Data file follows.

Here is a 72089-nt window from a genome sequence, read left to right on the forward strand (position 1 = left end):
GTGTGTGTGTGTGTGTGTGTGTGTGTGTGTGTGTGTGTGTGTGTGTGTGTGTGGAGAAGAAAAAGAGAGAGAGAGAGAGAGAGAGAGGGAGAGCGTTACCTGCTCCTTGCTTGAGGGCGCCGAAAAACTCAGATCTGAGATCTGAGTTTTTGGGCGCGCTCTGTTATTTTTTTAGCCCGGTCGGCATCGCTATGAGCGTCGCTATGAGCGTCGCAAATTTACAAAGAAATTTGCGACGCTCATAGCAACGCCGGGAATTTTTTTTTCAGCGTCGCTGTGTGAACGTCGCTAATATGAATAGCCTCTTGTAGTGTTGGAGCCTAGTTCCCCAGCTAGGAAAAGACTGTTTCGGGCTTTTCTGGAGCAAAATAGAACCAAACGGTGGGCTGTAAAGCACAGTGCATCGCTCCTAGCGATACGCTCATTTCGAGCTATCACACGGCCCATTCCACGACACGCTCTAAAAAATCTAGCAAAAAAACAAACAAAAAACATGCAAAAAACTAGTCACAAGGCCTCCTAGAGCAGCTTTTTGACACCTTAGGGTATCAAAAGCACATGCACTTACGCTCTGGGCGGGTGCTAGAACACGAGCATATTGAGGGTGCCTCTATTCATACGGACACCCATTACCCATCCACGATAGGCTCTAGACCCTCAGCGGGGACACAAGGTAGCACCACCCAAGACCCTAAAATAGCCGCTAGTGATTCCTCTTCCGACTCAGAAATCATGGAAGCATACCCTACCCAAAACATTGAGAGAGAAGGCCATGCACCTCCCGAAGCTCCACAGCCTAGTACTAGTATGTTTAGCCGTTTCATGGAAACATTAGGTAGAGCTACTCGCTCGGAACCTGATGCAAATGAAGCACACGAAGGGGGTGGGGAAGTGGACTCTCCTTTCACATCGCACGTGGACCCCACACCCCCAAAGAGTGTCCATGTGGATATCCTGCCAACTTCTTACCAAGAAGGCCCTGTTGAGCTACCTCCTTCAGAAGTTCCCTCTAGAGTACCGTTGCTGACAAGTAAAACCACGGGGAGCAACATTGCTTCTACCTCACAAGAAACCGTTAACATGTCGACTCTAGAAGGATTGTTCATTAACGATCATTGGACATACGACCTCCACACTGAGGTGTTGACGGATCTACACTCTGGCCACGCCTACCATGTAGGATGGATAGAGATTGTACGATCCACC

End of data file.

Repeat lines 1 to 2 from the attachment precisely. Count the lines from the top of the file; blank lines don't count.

Here is a 72089-nt window from a genome sequence, read left to right on the forward strand (position 1 = left end):
GTGTGTGTGTGTGTGTGTGTGTGTGTGTGTGTGTGTGTGTGTGTGTGTGTGTGGAGAAGAAAAAGAGAGAGAGAGAGAGAGAGAGAGGGAGAGCGTTACCTGCTCCTTGCTTGAGGGCGCCGAAAAACTCAGATCTGAGATCTGAGTTTTTGGGCGCGCTCTGTTATTTTTTTAGCCCGGTCGGCATCGCTATGAGCGTCGCTATGAGCGTCGCAAATTTACAAAGAAATTTGCGACGCTCATAGCAACGCCGGGAATTTTTTTTTCAGCGTCGCTGTGTGAACGTCGCTAATATGAATAGCCTCTTGTAGTGTTGGAGCCTAGTTCCCCAGCTAGGAAAAGACTGTTTCGGGCTTTTCTGGAGCAAAATAGAACCAAACGGTGGGCTGTAAAGCACAGTGCATCGCTCCTAGCGATACGCTCATTTCGAGCTATCACACGGCCCATTCCACGACACGCTCTAAAAAATCTAGCAAAAAAACAAACAAAAAACATGCAAAAAACTAGTCACAAGGCCTCCTAGAGCAGCTTTTTGACACCTTAGGGTATCAAAAGCACATGCACTTACGCTCTGGGCGGGTGCTAGAACACGAGCATATTGAGGGTGCCTCTATTCATACGGACACCCATTACCCATCCACGATAGGCTCTAGACCCTCAGCGGGGACACAAGGTAGCACCACCCAAGACCCTAAAATAGCCGCTAGTGATTCCTCTTCCGACTCAGAAATCATGGAAGCATACCCTACCCAAAACATTGAGAGAGAAGGCCATGCACCTCCCGAAGCTCCACAGCCTAGTACTAGTATGTTTAGCCGTTTCATGGAAACATTAGGTAGAGCTACTCGCTCGGAACCTGATGCAAATGAAGCACACGAAGGGGGTGGGGAAGTGGACTCTCCTTTCACATCGCACGTGGACCCCACACCCCCAAAGAGTGTCCATGTGGATATCCTGCCAACTTCTTACCAAGAAGGCCCTGTTGAGCTACCTCCTTCAGAAGTTCCCTCTAGAGTACCGTTGCTGACAAGTAAAACCACGGGGAGCAACATTGCTTCTACCTCACAAGAAACCGTTAACATGTCGACTCTAGAAGGATTGTTCATTAACGATCATTGGACATACGACCTCCACACTGAGGTGTTGACGGATCTACACTCTGGCCACGCCTACCATGTAGGATGGATAGAGATTGTACGATCCACC